A Plug-In Architecture for .NET

Implementing a plug-in architecture in .NET can be problematic due to the inability to unload an assembly from the primary AppDomain. Here are two possible alternatives:-

1. Reflection on Application Startup

Use the CodeDom compilers (i.e. CSharpCodeProvider) to programmatically generate assemblies (automate with FileSystemWatcher), which are output to a folder on disk, and loaded (into the primary AppDomain) on application start. Reflecting across the types in the loaded assemblies provides a list of "commands" which can then be invoked from within your application.

This alternative doesn't robustly support the replacement/update/deletion of commands on the fly, because of the implications of being unable to unload assemblies from the primary AppDomain. However, this alternative allows the "command" to access rich types within your application, and works well if restarting the application isn't a problem in your scenario.

2. Assemblies Loaded into Secondary AppDomain

Use the CodeDom compilers to programmatically generate assemblies (automate with FileSystemWatcher), which are output to a folder on disk, and loaded into a new SECONDARY AppDomain on application start. On detecting any change to the assembly folder, the secondary AppDomain is unloaded, then a NEW secondary AppDomain is created, and all assemblies in the folder are reloaded.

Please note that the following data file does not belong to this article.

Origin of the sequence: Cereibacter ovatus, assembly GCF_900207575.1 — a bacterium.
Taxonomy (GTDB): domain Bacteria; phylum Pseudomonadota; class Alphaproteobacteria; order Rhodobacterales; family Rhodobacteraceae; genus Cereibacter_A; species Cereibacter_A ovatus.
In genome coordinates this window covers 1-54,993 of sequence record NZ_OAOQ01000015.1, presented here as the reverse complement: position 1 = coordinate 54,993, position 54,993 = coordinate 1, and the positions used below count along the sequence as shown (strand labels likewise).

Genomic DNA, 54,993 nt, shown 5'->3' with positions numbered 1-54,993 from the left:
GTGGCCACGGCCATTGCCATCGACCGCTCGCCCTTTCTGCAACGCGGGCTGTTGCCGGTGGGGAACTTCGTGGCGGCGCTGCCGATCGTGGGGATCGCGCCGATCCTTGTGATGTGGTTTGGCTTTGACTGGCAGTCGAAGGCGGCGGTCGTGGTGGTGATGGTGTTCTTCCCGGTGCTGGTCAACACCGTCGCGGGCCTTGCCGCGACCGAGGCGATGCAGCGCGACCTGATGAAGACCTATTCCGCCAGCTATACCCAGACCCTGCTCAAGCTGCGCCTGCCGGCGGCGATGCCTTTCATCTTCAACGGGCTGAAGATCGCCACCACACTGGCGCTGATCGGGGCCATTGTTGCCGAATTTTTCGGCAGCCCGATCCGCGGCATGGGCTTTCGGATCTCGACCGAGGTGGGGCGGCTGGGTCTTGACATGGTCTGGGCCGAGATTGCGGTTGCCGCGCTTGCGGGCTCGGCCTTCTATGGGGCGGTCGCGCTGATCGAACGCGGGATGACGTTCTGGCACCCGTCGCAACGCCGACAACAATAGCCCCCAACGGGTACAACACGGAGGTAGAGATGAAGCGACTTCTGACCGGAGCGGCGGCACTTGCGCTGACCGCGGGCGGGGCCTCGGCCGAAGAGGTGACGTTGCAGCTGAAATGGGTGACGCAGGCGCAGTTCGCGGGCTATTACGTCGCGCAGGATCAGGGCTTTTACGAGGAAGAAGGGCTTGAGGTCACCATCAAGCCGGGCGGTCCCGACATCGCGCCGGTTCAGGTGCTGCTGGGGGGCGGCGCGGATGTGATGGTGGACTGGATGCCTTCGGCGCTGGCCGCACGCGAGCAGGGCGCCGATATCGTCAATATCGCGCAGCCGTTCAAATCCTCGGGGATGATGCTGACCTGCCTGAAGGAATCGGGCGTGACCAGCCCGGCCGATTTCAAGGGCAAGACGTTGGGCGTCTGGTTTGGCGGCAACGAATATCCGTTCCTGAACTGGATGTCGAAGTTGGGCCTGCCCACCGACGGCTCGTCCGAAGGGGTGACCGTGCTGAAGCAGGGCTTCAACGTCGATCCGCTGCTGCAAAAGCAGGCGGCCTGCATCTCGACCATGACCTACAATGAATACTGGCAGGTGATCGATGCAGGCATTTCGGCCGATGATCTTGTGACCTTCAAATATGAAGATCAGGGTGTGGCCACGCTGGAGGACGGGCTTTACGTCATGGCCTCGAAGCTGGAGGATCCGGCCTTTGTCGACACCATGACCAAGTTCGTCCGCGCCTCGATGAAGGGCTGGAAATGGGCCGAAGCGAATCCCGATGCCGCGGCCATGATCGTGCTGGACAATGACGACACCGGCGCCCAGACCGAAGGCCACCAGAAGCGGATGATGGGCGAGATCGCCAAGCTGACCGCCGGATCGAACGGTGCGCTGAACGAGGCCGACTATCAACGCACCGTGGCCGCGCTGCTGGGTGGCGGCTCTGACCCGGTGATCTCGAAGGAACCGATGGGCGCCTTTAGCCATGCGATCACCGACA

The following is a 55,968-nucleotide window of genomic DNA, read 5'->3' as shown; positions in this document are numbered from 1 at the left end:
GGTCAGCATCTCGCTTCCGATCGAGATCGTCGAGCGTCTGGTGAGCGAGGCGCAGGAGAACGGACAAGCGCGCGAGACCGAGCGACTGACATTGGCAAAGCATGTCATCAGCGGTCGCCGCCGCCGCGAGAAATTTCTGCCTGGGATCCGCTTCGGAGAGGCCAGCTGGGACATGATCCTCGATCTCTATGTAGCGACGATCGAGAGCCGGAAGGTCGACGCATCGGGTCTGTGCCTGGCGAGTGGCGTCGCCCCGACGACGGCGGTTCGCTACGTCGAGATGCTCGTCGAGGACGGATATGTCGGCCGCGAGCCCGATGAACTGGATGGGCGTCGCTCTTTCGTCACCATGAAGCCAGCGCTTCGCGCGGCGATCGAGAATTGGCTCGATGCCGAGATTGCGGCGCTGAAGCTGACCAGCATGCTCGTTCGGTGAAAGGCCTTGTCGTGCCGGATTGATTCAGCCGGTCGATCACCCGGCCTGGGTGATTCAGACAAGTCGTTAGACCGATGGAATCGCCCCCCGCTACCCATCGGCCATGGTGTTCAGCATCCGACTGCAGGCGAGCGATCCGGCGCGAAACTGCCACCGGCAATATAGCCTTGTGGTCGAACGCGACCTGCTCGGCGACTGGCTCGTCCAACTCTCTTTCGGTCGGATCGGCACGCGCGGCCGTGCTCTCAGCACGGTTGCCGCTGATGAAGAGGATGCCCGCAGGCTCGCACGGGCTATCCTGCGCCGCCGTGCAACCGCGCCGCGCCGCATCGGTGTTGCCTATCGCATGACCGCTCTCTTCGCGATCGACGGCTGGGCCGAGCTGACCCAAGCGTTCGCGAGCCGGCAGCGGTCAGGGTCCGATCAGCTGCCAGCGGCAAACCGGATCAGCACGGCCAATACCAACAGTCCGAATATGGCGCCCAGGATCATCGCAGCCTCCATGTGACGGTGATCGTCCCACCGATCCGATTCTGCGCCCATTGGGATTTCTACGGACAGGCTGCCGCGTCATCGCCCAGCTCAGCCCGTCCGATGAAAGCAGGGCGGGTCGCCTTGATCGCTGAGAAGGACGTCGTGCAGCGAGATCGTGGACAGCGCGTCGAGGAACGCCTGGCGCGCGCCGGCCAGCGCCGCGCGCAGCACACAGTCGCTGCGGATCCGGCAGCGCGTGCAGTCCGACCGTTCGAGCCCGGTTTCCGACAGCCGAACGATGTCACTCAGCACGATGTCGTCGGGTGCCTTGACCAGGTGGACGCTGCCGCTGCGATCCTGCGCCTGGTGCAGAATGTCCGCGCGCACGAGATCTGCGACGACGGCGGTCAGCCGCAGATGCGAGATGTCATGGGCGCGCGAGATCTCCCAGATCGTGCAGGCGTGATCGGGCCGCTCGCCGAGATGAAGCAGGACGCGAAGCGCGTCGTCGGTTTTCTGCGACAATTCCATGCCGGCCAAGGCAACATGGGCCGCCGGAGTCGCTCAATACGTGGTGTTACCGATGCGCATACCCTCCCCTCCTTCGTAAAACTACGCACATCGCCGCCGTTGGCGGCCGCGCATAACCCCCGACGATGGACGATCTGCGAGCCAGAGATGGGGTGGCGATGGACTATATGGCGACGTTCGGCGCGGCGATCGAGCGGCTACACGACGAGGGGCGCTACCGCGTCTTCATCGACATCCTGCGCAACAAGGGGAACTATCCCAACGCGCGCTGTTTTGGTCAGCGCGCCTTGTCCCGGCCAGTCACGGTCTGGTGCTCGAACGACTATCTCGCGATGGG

Loading an assembly and creating a class instance from it in a different AppDomain requires a number of steps - all necessary if one is going to access it without using any of the object's type information. If you do access type information by reflection, the assembly WILL load in the primary AppDomain - which is exactly what this scenario is intended to avoid.

The process involves creating an object factory in a separate assembly, which is loaded into the secondary AppDomain and which returns an interface rather than a physical object reference, to the primary AppDomain. One then uses the interface to call functionality in remote assemblies indirectly.

One can use the interface to invoke "commands" in assemblies loaded in the secondary AppDomain. However, this approach means that one doesn't have access to the objects in your application (because they exist in another AppDomain) except through Remoting. It does work well if, however, if you wanted to have algorithmic extensions, for example, if you had a mathematics application and you wanted to enable the user to add/update/call on the fly, user defined mathematical equations, and return the result to the main application.


If you can afford the restart, use method 1. If you only want to invoke methods and pass simple types across the AppDomain wall, use method 2.

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